As I’m flying home after such a stimulating conference, my mind is swirling with new ideas and a keen interest in learning what the symposium participants do next. In reflecting on the discussion, an idea that I keep returning to is the role of motivation. Several speakers hinted at its importance. Brendan Nyhan described his research with Jason Reifler which showed that corrections don’t always work. Chris Mooney offered a description of motivated reasoning. In my research, I find that partisan habits of mind, indeed, are quite influential in how we process information and in the information that we select. These habits appear both for liberals and conservatives – neither seems immune.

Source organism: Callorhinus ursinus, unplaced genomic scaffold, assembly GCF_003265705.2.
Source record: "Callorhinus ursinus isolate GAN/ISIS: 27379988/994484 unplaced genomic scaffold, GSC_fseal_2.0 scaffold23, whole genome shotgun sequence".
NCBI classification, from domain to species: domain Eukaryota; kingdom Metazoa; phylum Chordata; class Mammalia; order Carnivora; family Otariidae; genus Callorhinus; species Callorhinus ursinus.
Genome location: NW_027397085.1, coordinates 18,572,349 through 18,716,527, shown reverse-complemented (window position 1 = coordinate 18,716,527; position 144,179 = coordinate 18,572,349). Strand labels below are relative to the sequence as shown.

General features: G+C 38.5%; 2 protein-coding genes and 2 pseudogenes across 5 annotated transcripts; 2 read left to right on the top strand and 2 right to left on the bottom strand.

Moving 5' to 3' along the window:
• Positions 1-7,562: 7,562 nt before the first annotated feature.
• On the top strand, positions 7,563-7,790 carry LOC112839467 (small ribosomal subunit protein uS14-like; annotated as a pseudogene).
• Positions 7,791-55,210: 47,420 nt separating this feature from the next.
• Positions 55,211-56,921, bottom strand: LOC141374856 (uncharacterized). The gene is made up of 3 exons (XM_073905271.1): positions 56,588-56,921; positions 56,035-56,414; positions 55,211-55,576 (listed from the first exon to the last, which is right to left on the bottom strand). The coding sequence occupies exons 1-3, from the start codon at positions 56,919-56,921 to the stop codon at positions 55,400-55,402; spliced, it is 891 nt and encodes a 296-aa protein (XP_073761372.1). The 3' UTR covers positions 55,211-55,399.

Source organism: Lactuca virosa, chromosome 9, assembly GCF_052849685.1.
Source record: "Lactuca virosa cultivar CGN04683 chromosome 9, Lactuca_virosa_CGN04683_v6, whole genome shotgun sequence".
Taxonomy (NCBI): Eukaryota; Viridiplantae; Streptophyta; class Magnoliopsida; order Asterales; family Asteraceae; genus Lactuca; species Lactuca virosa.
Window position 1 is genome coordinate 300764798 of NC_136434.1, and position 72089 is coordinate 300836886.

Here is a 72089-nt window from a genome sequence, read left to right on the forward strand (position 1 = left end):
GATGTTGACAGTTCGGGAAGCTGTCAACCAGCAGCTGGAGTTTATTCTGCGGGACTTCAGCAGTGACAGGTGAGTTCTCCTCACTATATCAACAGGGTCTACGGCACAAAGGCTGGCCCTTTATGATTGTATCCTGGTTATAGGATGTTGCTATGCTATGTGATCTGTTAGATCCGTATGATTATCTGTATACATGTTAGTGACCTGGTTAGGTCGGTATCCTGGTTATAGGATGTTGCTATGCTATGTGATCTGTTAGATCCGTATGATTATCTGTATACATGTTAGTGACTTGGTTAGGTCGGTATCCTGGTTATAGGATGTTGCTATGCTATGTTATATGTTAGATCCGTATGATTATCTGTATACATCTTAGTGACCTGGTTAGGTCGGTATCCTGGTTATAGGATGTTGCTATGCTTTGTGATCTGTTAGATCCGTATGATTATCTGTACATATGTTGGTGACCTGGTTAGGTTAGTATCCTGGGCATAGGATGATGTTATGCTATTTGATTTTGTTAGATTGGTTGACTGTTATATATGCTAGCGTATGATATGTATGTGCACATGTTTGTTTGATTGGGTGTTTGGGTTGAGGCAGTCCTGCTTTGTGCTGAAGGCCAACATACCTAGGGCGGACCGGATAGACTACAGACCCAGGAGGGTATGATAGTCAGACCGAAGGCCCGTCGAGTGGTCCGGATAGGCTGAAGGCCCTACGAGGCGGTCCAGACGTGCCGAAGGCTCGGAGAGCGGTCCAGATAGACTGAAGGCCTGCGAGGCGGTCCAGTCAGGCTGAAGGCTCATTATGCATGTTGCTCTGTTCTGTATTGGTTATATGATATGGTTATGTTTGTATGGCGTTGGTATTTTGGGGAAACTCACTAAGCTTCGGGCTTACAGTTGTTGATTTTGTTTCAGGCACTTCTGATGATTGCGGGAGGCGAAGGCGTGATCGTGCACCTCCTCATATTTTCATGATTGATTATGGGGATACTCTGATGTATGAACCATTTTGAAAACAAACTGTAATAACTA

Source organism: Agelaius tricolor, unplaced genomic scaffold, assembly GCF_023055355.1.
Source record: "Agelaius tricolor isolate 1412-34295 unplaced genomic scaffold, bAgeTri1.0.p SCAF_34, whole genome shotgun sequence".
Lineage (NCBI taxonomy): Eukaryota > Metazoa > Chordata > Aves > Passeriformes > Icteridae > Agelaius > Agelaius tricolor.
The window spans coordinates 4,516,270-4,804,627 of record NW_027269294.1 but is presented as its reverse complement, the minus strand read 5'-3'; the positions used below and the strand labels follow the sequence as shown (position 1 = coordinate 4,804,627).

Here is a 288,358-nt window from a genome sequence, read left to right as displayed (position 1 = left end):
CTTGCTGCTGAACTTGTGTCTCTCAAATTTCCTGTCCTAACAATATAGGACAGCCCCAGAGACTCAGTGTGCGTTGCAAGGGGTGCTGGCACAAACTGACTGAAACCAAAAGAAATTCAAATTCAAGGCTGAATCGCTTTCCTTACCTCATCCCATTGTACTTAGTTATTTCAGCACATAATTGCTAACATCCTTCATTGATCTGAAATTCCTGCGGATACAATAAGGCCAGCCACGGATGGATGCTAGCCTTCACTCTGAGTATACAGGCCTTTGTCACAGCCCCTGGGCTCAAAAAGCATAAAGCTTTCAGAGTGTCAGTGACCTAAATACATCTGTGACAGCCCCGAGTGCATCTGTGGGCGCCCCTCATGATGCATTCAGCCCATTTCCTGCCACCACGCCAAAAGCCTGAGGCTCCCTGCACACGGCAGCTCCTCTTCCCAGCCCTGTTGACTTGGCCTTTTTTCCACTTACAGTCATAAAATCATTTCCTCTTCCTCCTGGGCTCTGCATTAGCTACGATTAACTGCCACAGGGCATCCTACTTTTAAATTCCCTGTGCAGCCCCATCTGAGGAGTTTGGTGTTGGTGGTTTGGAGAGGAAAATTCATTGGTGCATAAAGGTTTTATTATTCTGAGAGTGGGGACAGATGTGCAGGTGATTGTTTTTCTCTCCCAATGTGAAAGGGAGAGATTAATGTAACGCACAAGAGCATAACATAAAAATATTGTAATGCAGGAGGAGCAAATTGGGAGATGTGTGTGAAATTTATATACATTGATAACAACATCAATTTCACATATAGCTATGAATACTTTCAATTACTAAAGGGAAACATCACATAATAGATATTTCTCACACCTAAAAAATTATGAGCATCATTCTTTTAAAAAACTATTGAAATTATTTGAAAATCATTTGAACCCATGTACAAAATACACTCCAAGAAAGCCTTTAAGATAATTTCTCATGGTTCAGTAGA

It strikes me that a helpful next step is understanding circumstances that give rise to short-circuiting these biases. Are there situations where we are more charitable to views unlike our own? What can we learn from these situations? As we create new tools to facilitate exposure to facts, I strongly believe that this effort must be understood in light of the demand for these facts. If citizens are not motivated to engage with facts that disagree with their predispositions, for example, then providing more facts or new tools for displaying facts will not have the desired effect. As my research increasingly turns in this direction, I welcome your thoughts and am eager to continue engaging with the provocative questions raised at the conference.